Characters: (in order of appearance)

Lev —60-70 to-ish. A gentleman of means and a patron of the arts

Leonid —60 to 70-ish. A gentleman of even more means and an even bigger patron of the arts

PYTOR Nikolaevich MOROZOV —20’s. Wanna-be poet. Worries he’s slumming when he dabbles in theatre and with theatre folk. Naive, but thinks he is wise beyond his years. In love/lust/-fatuated with ALYONA.

ALYONA (sometimes called Yelena) Alexevna Popov —early 20’s. Actress on the verge of a career. She’s beautiful. Her dress is that of a Russian peasant.

DMITRY POPOVITCH—64. Working actor. Not a star. Gets by. Drinks.

ZLATA—late 50’s. Poet. Largely unpublished. Some renown for her criticism mainly. Sometime university professor. Eccentrically, but not expensively dressed. Western influences in her wardrobe. There is always a scarf.

ANDREY Vladimirovich Suvorin—30-40. Sculptor. Watches everything. Loves everybody. Some Western influence in his dress, but largely Russian. Extremely poor. Everybody gives him food and drink without thinking. He is a genius. He is also a musician. He loves color.

Scene 1: Two Gentlemen Patrons of the Theatre

(The stage is sparse. There are no actual doors. The design should in some way hint of Russian Symbolism aka winter in St. Petersburg, Russia, 1896-ish. There is somehow a door and somehow above it a lighted window and scaffolding— someway for actors to move about up there. Nearby is a big metal trash bin. A large heap of clothing is wadded up next to it. Above the door is a worn sign originally lettered “stage door;” however, only the letters a, g, e, and r are now easily legible. Lights up on two gentlemen waiting. They wear large overcoats. LEONID has a better coat than LEV. LEONID smokes throughout.)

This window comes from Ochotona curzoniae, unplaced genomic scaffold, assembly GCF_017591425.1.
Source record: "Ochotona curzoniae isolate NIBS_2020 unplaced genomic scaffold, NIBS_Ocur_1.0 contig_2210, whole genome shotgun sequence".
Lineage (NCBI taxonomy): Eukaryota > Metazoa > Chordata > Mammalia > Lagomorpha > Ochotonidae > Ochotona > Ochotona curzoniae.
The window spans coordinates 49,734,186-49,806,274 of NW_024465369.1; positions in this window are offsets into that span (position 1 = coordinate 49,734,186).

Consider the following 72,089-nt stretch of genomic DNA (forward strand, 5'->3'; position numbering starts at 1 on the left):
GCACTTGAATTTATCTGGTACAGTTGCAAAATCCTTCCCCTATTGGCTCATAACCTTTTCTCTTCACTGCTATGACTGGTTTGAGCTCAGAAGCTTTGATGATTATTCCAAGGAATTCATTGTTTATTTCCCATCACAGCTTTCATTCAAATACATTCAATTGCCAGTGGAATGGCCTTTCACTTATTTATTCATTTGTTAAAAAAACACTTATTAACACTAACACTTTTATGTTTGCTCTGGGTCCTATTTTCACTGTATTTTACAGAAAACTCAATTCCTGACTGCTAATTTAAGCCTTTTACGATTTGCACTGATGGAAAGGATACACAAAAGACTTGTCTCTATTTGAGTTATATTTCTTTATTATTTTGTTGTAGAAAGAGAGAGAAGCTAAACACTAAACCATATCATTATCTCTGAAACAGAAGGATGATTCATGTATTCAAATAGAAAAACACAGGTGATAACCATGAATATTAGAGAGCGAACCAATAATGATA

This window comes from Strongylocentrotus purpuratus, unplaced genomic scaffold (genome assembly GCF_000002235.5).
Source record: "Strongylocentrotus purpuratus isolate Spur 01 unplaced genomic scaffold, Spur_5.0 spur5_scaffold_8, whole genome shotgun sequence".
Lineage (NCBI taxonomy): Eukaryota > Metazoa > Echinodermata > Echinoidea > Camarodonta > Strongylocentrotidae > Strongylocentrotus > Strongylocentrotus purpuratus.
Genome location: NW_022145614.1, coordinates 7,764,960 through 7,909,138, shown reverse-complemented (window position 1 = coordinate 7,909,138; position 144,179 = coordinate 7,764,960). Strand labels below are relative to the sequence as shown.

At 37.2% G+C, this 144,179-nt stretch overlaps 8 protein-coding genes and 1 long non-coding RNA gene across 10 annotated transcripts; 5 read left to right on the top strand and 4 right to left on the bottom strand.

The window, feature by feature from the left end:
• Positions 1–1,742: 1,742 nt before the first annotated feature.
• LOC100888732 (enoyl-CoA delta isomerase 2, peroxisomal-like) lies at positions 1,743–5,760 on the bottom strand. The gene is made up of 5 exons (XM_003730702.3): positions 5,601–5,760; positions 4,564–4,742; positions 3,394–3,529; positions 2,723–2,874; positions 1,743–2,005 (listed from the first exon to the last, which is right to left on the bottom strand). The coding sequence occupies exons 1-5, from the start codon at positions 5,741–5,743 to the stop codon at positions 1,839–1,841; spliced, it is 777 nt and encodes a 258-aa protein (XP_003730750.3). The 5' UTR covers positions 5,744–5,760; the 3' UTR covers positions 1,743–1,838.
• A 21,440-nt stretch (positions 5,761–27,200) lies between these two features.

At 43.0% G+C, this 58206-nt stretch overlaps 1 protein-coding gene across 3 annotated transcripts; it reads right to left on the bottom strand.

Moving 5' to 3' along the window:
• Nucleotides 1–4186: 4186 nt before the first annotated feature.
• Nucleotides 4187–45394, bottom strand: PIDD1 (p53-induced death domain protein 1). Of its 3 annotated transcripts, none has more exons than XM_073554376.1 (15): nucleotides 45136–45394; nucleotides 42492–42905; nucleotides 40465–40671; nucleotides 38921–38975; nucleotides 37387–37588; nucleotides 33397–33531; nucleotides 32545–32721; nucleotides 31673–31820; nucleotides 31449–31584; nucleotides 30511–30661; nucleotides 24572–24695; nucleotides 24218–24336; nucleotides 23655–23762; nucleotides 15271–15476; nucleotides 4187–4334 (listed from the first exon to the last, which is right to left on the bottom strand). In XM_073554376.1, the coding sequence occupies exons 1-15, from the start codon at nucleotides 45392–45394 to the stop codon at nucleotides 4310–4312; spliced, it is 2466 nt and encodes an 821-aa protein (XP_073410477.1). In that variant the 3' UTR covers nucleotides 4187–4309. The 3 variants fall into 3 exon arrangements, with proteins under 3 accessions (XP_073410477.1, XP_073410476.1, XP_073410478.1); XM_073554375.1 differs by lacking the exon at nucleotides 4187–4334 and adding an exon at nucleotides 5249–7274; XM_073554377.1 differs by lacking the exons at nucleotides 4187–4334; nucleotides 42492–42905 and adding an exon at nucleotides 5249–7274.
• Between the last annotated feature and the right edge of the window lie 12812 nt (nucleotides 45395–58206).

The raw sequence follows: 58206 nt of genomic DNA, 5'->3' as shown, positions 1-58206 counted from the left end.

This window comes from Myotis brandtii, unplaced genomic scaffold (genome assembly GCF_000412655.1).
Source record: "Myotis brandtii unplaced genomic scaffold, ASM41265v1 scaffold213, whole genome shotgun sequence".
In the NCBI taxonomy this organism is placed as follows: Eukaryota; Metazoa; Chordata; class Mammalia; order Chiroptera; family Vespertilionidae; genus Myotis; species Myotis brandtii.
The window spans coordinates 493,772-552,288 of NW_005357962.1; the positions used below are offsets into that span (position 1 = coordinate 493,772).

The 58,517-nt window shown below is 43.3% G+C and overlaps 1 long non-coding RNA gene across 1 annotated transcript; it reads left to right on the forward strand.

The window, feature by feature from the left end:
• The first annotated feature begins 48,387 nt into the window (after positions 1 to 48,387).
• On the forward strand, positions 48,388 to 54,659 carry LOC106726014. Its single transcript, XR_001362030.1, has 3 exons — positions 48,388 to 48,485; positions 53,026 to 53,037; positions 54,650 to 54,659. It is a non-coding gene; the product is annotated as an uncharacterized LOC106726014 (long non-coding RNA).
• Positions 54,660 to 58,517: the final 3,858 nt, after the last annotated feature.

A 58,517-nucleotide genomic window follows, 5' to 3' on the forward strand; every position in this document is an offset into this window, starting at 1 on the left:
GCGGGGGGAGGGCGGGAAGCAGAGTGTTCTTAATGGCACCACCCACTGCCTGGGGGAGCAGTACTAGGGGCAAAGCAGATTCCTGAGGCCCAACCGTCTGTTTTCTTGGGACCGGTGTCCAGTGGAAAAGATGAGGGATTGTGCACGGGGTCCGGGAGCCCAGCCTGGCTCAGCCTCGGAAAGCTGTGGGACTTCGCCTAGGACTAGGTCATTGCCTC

I’m freezing.


                   I know. I know.


                   How long until she comes out?


How should I know? You say that as if I do this all the time. I’ve never done anything like this before. Why do you always assume me the expert in everything we do? Honestly. It does tire one so. Just because it was my idea—


All right. All right, friend. Forgive me. Absolutely. You are absolutely right. But still, what can she be doing in there? The curtain went down (checking his pocket watch) 35 minutes ago. Could there be a party? Tuesday night. What would be special about this particular Tuesday night, Leonid? Why a party? Or perhaps theatrical folks party every night.


Can’t afford it.


Just so. Good point.

(Slight pause)


Could be she has a fellow up there.


No. Really? No. Do you think so?


She is an actress.

(Silence as they consider this.)


God, she’s beautiful.


And talented.


Well, it goes without saying. Of course, one doesn’t automatically exclude the other.


Who said it did?



No. Really? Do you think that’s what she could be doing, really? She’s so young.


One can’t tell an actress’ age, Lev. It’s part of the art itself— to make the mundane irrelevant… Age ageless. The illusion illusory. Besides that, they have all kinds of tricks they can do with powder.


                   That is true. The magic of the theatre and all that.

(They both turn and look up at the single lighted window… Shadows move across it.)


True. Magic. Yes. Beautiful.


And at least an illusion of youth. I guess that’s all you’d need if you were in a play. Just the illusion of it.


Yes. She’s probably in reality somewhere around 40, I would guess.


Remarkable. She didn’t look as if she’d reached 20 in the play, did she?


That’s the talent… and the powder.




                   I am chilled right through.


                   Me too. Vodka , Leonid?


                   Vodka with a vodka chaser, Lev.

(Exit laughing. As they exit, LEONID flips his cigar away. It lands accidentally on the pile of rags. Lights dim. End Scene)